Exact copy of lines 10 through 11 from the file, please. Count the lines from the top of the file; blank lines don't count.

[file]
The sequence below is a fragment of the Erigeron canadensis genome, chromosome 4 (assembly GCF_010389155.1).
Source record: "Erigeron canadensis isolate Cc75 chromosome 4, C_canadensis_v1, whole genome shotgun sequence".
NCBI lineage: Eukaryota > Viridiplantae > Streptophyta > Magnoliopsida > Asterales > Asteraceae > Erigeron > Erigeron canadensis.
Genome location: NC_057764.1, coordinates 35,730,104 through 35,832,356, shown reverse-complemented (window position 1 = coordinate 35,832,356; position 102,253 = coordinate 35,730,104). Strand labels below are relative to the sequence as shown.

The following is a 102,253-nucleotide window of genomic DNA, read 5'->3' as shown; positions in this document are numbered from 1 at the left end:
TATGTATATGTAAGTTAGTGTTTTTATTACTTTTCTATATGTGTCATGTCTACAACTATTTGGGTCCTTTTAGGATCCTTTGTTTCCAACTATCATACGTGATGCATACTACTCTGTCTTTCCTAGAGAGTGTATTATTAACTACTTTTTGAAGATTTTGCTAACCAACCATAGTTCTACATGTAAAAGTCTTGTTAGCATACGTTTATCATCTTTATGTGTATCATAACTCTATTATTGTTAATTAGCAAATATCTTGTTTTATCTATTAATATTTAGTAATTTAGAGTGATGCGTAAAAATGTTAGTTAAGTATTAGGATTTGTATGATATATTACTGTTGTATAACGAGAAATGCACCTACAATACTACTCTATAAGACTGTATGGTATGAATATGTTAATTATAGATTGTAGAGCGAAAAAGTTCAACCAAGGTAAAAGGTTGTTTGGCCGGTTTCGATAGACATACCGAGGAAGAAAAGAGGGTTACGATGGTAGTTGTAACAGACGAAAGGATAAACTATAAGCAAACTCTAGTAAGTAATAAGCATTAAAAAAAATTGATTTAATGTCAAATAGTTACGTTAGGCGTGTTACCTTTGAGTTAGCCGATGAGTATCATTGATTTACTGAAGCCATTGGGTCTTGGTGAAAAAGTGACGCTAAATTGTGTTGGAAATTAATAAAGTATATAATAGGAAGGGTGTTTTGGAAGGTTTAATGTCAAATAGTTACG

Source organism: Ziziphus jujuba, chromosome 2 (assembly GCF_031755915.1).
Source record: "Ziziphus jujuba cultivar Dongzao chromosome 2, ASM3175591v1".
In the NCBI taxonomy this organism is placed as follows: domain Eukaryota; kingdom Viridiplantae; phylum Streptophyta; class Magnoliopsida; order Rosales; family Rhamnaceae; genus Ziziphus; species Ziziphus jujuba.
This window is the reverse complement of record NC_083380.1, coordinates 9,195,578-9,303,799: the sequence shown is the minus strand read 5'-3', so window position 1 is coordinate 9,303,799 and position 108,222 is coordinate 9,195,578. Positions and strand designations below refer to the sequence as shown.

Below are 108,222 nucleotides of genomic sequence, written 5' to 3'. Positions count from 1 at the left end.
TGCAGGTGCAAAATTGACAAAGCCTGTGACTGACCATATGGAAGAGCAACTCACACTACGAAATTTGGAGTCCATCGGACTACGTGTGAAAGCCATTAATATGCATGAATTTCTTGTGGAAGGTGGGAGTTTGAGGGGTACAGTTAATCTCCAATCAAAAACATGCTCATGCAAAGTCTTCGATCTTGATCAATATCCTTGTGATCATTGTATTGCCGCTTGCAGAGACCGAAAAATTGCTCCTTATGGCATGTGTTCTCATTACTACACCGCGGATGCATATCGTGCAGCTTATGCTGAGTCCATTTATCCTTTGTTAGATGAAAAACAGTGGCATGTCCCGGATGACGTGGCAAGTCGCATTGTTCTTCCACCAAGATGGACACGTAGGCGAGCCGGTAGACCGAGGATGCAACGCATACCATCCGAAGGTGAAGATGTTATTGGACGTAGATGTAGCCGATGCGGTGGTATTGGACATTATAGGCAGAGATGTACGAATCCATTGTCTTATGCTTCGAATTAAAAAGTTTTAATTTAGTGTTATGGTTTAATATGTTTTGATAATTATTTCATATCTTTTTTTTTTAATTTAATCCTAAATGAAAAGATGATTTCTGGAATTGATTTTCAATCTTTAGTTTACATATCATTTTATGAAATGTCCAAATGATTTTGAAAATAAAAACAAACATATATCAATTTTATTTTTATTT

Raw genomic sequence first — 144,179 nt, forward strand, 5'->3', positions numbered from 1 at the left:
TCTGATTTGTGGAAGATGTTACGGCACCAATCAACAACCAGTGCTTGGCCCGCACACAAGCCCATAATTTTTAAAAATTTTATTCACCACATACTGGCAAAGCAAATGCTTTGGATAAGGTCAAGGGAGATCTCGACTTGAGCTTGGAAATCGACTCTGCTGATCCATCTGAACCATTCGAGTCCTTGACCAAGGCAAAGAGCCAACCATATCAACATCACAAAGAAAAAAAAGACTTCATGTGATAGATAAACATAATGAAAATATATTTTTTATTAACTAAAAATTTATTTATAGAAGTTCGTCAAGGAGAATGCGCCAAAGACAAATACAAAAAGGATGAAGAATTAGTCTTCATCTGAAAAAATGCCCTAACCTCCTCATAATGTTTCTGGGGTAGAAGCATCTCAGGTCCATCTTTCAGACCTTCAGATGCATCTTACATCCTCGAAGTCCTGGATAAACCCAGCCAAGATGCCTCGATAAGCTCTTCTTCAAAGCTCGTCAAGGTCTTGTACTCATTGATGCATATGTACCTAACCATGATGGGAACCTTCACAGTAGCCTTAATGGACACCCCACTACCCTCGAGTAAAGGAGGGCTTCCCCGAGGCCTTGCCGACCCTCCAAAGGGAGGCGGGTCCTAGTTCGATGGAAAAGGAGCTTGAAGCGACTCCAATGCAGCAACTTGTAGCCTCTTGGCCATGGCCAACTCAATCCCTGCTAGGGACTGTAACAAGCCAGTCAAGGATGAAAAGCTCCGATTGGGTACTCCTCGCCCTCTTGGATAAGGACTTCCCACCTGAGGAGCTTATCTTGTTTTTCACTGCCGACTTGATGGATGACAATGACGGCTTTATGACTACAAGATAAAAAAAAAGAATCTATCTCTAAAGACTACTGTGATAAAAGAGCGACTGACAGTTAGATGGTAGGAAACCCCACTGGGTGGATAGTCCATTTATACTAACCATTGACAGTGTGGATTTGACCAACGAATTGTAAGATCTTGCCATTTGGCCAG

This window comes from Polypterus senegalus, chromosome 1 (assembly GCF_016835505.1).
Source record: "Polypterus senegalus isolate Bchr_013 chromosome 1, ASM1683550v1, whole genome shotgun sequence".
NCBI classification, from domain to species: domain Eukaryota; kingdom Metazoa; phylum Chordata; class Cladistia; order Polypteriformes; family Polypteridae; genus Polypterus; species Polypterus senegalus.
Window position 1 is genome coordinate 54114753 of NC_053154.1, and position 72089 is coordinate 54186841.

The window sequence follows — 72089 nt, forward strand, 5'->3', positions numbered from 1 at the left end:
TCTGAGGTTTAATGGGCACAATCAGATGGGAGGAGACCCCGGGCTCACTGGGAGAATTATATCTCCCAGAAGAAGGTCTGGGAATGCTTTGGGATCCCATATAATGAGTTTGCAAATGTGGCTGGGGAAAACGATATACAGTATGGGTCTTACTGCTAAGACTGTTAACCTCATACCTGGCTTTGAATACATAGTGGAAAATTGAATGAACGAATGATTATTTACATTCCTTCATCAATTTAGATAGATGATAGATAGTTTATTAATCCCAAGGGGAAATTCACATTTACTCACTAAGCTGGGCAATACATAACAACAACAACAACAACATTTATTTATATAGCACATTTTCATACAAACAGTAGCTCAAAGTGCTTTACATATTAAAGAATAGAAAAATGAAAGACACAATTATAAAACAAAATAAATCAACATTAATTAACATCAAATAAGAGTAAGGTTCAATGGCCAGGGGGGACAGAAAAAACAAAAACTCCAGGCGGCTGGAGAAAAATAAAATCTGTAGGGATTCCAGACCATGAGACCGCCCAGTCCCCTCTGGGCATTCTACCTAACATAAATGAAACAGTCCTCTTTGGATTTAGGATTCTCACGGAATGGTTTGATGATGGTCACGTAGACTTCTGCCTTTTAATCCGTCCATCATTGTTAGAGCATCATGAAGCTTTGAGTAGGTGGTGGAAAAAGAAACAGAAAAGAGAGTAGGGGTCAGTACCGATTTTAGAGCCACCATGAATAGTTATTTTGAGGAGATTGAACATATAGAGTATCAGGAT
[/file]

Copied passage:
This window is the reverse complement of record NC_083380.1, coordinates 9,195,578-9,303,799: the sequence shown is the minus strand read 5'-3', so window position 1 is coordinate 9,303,799 and position 108,222 is coordinate 9,195,578. Positions and strand designations below refer to the sequence as shown.

Below are 108,222 nucleotides of genomic sequence, written 5' to 3'. Positions count from 1 at the left end.